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University of Pennsylvania
Introduction to Operations Management
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Introduction to Operations Management Professor Christian Terwiesch brilliantly and understandably explains the math behind "operations".... which explains Lean, Agile, DevOps and everything from running a restaurant to a doctor's office.
I really enjoied Introduction to Operations Management (https://www.coursera.org/learn/wharton-operations) which is not about CS/IT but more about organizing process workflow (i.e. how to make shops, plants or any kind of multi-operator job more efficient).
I also liked a Coursera one titled "Data Analysis" but the url now returns a 404 (https://www.coursera.org/course/dataanalysis) and it probably morphed in something slightly different.
⬐ anoncowI took the course last year and liked it.
My background: Double major in Mathematics and Statistics. I am currently studying for a masters in Industrial Engineering BECAUSE my math/stats degree could not secure me a job after looking for 1.5 years. People don't see the value in math and you can't make them. That's why I am going to trick them by getting a degree with "engineer" in the title and maybe I can finally make it past the HR robot resume scanners.
1.The course content looks ok. There is always some sort of crap class that the department "thinks" you should take. For you it is Mat 380 Error-correction Codes. Out of the classes you get to pick, you should absolutely consider "QSO 320-Intro to Management Science". Mathematics departments (I have been through about 4 different ones) do a terrible job of application. None of your classes except QSO 320 will have day to day usefulness.
2.If you have not paid for this degree yet I would encourage you to look up programs for the following departments. Management Science, Operations Research, Operations Management, Business Intelligence, Data Science. They usually have just enough theory to carry you but focus on problem solving methods and decision making.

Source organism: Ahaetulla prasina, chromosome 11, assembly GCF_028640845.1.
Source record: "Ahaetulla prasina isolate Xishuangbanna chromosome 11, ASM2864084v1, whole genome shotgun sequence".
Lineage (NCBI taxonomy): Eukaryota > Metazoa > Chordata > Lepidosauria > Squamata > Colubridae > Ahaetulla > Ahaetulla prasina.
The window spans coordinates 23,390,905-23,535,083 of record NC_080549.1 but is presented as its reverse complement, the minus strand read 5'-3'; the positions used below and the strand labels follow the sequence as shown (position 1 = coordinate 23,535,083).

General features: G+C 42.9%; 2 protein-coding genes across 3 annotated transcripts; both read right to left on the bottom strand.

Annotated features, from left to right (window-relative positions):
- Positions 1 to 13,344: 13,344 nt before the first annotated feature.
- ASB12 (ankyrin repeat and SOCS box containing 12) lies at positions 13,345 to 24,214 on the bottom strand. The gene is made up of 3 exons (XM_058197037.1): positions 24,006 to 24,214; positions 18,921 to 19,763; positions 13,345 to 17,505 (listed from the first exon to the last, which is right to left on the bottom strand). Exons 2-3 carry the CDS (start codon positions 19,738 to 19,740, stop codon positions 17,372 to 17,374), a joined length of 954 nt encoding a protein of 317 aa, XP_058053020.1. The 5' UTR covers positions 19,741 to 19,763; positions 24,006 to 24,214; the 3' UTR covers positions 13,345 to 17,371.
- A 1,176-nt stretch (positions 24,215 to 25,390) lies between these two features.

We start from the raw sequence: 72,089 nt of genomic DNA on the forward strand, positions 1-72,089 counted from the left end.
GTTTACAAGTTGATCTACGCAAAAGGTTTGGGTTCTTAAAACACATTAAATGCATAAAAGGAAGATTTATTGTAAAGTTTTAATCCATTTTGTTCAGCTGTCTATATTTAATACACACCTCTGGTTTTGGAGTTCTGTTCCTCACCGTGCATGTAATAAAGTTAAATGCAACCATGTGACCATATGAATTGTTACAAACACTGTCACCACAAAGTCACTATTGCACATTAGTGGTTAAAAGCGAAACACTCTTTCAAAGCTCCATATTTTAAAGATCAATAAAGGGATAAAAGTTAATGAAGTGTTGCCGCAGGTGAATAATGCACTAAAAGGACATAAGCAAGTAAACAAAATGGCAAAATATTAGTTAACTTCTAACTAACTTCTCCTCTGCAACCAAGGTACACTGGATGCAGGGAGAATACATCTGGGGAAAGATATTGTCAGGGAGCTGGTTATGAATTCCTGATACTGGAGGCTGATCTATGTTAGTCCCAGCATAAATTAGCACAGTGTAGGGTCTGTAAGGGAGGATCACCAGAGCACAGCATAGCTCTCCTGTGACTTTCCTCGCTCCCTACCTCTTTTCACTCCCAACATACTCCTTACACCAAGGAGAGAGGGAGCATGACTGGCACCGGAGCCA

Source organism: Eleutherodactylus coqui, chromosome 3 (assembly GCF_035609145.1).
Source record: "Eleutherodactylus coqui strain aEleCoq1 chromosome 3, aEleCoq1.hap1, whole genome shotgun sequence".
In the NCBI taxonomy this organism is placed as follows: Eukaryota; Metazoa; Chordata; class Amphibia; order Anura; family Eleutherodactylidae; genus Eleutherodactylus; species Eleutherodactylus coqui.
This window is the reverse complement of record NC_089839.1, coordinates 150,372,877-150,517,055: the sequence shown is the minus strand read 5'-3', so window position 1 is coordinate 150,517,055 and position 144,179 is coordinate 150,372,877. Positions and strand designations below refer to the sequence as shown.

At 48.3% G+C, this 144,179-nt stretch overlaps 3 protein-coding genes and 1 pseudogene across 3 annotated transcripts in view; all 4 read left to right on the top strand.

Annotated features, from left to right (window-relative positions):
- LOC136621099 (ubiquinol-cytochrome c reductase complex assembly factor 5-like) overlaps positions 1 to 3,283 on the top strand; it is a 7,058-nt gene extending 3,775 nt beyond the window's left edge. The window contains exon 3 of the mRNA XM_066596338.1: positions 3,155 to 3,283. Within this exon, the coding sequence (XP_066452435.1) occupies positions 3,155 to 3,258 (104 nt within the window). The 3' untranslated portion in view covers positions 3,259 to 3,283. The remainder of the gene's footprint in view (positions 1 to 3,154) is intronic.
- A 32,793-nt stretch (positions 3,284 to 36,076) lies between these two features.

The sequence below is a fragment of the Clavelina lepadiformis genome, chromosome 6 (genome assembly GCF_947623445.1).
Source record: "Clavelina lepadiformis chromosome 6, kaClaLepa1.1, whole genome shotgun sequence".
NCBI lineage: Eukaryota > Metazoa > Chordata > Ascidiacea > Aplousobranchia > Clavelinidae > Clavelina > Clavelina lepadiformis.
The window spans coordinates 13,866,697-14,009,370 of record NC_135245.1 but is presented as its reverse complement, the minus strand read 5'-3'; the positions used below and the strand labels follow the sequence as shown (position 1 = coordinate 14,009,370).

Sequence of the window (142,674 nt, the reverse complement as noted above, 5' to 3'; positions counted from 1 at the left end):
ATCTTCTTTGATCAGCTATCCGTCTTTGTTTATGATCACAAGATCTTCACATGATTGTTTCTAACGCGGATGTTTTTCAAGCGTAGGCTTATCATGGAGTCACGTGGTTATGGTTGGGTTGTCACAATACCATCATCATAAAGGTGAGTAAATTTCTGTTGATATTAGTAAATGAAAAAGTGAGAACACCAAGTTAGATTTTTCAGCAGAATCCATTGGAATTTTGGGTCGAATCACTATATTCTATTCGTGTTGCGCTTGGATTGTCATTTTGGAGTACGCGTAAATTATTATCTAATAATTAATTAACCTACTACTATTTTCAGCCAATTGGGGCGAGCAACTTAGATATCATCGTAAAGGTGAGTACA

3.If your future goal is to go on to a masters then to some sort of research based work, then a math degree is a great jumping point. When ever I have come into a practical application course, I crush the theory and have an advantage in the ease of absorbing the knowledge. If you are not really sure about research/MS/PHd I strongly advise against this plan. You will be disappointed in how little people understand the how to leverage math skills.
In general, school is where you pay money for the privilege of doing homework and writing tests subject to the human faults of a non-perfect professor. I would advise you to look at the course syllabi for the following Coursera classes. So much good content coming from there. At least you will be more knowledgeable of the breadth in these subjects. - https://www.coursera.org/category/cs-ai - https://www.coursera.org/category/stats - https://www.coursera.org/category/cs-theory - https://www.coursera.org/course/operations
The funny thing about that list is none of them are from the mathematics category. Math is pervasive but struggles to compete without context. Take courses with context, unless you really want to pursue an academic career.
⬐ darkxanthosI'm actually very excited about the intro to management science class so I'm glad to hear you resonated with it too. Yeah I plan to go onto my Masters. Part of this degree I see as improving my mathematical vocabulary if you will.⬐ medusa666It is not the responsibility of your degree to "secure you a job"! Please read _Ask The Headhunter_.⬐ walrus> 1. [...] There is always some sort of crap class that the department "thinks" you should take. For you it is Mat 380 Error-correction Codes.
Error correcting codes are fun! Taking a class on coding theory gave me some insight on compression, cryptography, and reliable data storage/transmission.